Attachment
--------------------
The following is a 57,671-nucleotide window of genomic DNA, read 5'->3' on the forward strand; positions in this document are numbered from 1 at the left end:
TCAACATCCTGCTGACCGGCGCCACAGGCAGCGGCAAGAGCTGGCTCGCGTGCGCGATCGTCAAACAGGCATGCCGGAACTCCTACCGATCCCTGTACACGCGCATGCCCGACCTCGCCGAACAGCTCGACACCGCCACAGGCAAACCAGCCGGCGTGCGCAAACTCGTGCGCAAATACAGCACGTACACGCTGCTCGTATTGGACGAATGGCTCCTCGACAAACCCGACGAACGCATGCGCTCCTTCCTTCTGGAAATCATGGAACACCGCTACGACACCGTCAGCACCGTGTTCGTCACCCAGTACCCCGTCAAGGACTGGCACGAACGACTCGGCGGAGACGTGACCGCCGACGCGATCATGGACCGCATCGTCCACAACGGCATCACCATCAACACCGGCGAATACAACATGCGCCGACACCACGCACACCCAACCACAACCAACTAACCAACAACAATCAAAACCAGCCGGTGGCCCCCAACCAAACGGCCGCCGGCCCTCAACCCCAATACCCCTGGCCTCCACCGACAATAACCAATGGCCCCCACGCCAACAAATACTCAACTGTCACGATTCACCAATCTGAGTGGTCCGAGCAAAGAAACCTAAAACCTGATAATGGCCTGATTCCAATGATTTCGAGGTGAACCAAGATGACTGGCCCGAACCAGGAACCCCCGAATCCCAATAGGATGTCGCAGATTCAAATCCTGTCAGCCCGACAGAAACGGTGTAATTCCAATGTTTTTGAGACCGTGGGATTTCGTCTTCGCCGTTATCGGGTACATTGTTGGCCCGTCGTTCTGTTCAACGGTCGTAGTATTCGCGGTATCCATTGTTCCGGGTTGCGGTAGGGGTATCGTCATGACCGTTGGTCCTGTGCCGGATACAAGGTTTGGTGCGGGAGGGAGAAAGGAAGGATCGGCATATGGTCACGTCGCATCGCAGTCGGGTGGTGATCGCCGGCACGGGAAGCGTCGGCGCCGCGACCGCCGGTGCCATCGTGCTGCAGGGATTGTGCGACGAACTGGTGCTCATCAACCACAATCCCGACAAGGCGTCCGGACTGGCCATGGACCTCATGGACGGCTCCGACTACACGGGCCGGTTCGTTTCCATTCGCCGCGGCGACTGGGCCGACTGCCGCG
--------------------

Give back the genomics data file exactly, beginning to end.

The following is a 57,671-nucleotide window of genomic DNA, read 5'->3' on the forward strand; positions in this document are numbered from 1 at the left end:
TCAACATCCTGCTGACCGGCGCCACAGGCAGCGGCAAGAGCTGGCTCGCGTGCGCGATCGTCAAACAGGCATGCCGGAACTCCTACCGATCCCTGTACACGCGCATGCCCGACCTCGCCGAACAGCTCGACACCGCCACAGGCAAACCAGCCGGCGTGCGCAAACTCGTGCGCAAATACAGCACGTACACGCTGCTCGTATTGGACGAATGGCTCCTCGACAAACCCGACGAACGCATGCGCTCCTTCCTTCTGGAAATCATGGAACACCGCTACGACACCGTCAGCACCGTGTTCGTCACCCAGTACCCCGTCAAGGACTGGCACGAACGACTCGGCGGAGACGTGACCGCCGACGCGATCATGGACCGCATCGTCCACAACGGCATCACCATCAACACCGGCGAATACAACATGCGCCGACACCACGCACACCCAACCACAACCAACTAACCAACAACAATCAAAACCAGCCGGTGGCCCCCAACCAAACGGCCGCCGGCCCTCAACCCCAATACCCCTGGCCTCCACCGACAATAACCAATGGCCCCCACGCCAACAAATACTCAACTGTCACGATTCACCAATCTGAGTGGTCCGAGCAAAGAAACCTAAAACCTGATAATGGCCTGATTCCAATGATTTCGAGGTGAACCAAGATGACTGGCCCGAACCAGGAACCCCCGAATCCCAATAGGATGTCGCAGATTCAAATCCTGTCAGCCCGACAGAAACGGTGTAATTCCAATGTTTTTGAGACCGTGGGATTTCGTCTTCGCCGTTATCGGGTACATTGTTGGCCCGTCGTTCTGTTCAACGGTCGTAGTATTCGCGGTATCCATTGTTCCGGGTTGCGGTAGGGGTATCGTCATGACCGTTGGTCCTGTGCCGGATACAAGGTTTGGTGCGGGAGGGAGAAAGGAAGGATCGGCATATGGTCACGTCGCATCGCAGTCGGGTGGTGATCGCCGGCACGGGAAGCGTCGGCGCCGCGACCGCCGGTGCCATCGTGCTGCAGGGATTGTGCGACGAACTGGTGCTCATCAACCACAATCCCGACAAGGCGTCCGGACTGGCCATGGACCTCATGGACGGCTCCGACTACACGGGCCGGTTCGTTTCCATTCGCCGCGGCGACTGGGCCGACTGCCGCG